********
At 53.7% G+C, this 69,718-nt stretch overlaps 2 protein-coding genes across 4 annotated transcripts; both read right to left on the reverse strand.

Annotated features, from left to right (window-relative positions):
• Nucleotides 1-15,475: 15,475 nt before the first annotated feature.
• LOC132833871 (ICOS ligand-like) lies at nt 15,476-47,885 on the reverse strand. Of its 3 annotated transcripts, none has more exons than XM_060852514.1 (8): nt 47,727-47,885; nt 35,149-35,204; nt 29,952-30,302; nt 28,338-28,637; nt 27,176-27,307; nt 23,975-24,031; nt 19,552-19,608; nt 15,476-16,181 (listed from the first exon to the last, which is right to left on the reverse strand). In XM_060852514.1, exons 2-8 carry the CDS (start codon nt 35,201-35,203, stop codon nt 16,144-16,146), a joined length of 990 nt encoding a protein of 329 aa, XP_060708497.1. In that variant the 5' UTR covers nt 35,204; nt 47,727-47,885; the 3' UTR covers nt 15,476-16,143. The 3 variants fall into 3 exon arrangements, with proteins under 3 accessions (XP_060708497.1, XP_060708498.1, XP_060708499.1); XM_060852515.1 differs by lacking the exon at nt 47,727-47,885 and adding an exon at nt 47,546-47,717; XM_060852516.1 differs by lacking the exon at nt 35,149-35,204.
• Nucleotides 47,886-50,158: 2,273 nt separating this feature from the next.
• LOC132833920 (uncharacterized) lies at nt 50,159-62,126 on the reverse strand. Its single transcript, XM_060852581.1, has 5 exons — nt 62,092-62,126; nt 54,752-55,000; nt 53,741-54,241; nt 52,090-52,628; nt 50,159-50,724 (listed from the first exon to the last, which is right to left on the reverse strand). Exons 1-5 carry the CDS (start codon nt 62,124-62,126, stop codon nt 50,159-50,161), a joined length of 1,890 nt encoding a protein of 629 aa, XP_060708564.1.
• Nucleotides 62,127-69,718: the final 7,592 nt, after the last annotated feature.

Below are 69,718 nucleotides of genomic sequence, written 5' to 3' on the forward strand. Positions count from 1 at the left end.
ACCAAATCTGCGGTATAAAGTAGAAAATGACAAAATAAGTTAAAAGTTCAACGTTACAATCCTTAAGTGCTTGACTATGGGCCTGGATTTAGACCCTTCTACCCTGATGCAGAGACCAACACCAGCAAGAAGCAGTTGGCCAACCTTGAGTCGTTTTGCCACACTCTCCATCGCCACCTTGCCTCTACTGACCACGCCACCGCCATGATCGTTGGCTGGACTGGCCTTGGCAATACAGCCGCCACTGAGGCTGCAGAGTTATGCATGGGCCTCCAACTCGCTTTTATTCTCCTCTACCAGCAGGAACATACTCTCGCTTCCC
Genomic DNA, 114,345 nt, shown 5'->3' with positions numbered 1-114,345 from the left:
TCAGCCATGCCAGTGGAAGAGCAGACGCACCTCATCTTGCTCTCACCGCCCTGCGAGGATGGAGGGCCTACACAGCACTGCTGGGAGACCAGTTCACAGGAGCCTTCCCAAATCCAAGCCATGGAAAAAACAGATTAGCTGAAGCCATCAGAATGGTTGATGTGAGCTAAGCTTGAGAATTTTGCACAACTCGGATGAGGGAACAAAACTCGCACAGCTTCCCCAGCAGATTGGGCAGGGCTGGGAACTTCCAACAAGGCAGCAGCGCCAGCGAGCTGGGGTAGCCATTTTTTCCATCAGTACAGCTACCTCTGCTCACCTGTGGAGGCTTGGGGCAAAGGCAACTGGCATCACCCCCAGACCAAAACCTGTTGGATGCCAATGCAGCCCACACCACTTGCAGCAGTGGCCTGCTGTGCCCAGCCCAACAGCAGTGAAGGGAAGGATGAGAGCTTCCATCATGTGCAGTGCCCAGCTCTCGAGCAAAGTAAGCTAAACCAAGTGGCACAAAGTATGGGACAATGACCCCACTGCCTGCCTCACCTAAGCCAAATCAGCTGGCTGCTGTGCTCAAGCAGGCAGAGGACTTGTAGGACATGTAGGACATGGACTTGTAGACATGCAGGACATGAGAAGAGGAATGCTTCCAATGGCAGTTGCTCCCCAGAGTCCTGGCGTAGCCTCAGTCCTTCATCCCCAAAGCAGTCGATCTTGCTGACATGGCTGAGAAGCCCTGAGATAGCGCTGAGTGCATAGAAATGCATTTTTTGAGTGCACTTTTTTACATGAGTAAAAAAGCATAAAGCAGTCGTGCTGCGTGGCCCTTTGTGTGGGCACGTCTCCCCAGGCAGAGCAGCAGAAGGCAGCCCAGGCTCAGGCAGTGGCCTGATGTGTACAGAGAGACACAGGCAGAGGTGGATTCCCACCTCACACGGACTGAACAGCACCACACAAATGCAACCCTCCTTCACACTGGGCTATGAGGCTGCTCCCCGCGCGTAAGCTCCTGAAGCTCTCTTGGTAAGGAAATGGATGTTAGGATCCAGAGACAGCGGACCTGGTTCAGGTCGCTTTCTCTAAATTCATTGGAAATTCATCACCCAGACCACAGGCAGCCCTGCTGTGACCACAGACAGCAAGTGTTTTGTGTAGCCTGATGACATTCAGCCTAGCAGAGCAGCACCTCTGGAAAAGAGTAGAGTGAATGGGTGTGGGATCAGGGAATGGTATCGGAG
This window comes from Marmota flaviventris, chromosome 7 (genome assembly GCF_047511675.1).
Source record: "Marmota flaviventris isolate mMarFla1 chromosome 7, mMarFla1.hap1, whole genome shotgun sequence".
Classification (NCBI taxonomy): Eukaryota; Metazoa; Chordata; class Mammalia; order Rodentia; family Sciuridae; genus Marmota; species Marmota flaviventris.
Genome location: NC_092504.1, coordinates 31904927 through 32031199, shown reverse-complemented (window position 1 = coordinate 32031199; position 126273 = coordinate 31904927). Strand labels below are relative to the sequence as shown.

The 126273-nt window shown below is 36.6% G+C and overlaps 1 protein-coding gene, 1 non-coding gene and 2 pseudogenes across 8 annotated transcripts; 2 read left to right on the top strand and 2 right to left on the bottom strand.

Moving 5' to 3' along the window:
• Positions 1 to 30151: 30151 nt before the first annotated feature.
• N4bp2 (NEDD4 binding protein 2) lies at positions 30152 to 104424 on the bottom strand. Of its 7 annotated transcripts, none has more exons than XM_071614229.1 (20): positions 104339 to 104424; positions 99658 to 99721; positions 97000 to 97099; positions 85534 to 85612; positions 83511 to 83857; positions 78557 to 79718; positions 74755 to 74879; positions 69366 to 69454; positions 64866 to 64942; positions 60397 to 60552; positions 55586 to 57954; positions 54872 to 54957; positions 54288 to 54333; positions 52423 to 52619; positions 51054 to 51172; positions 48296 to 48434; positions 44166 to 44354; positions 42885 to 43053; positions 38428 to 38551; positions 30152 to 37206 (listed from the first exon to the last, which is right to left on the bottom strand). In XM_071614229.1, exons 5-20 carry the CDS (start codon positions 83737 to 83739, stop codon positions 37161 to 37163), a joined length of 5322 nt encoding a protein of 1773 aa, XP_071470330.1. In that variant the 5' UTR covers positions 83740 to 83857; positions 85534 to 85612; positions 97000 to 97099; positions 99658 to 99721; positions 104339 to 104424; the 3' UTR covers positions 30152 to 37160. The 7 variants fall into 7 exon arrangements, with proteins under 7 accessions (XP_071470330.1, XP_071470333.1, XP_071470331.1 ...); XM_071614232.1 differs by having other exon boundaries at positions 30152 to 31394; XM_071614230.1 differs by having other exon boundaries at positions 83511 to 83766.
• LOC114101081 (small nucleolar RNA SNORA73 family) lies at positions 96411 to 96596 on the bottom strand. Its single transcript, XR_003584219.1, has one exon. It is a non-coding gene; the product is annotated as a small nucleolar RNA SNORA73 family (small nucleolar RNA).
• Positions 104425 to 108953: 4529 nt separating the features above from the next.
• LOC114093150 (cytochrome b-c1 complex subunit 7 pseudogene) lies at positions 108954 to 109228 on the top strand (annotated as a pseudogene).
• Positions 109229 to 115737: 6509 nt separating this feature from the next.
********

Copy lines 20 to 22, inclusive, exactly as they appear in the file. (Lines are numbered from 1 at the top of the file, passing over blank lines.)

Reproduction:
• LOC114101081 (small nucleolar RNA SNORA73 family) lies at positions 96411 to 96596 on the bottom strand. Its single transcript, XR_003584219.1, has one exon. It is a non-coding gene; the product is annotated as a small nucleolar RNA SNORA73 family (small nucleolar RNA).
• Positions 104425 to 108953: 4529 nt separating the features above from the next.
• LOC114093150 (cytochrome b-c1 complex subunit 7 pseudogene) lies at positions 108954 to 109228 on the top strand (annotated as a pseudogene).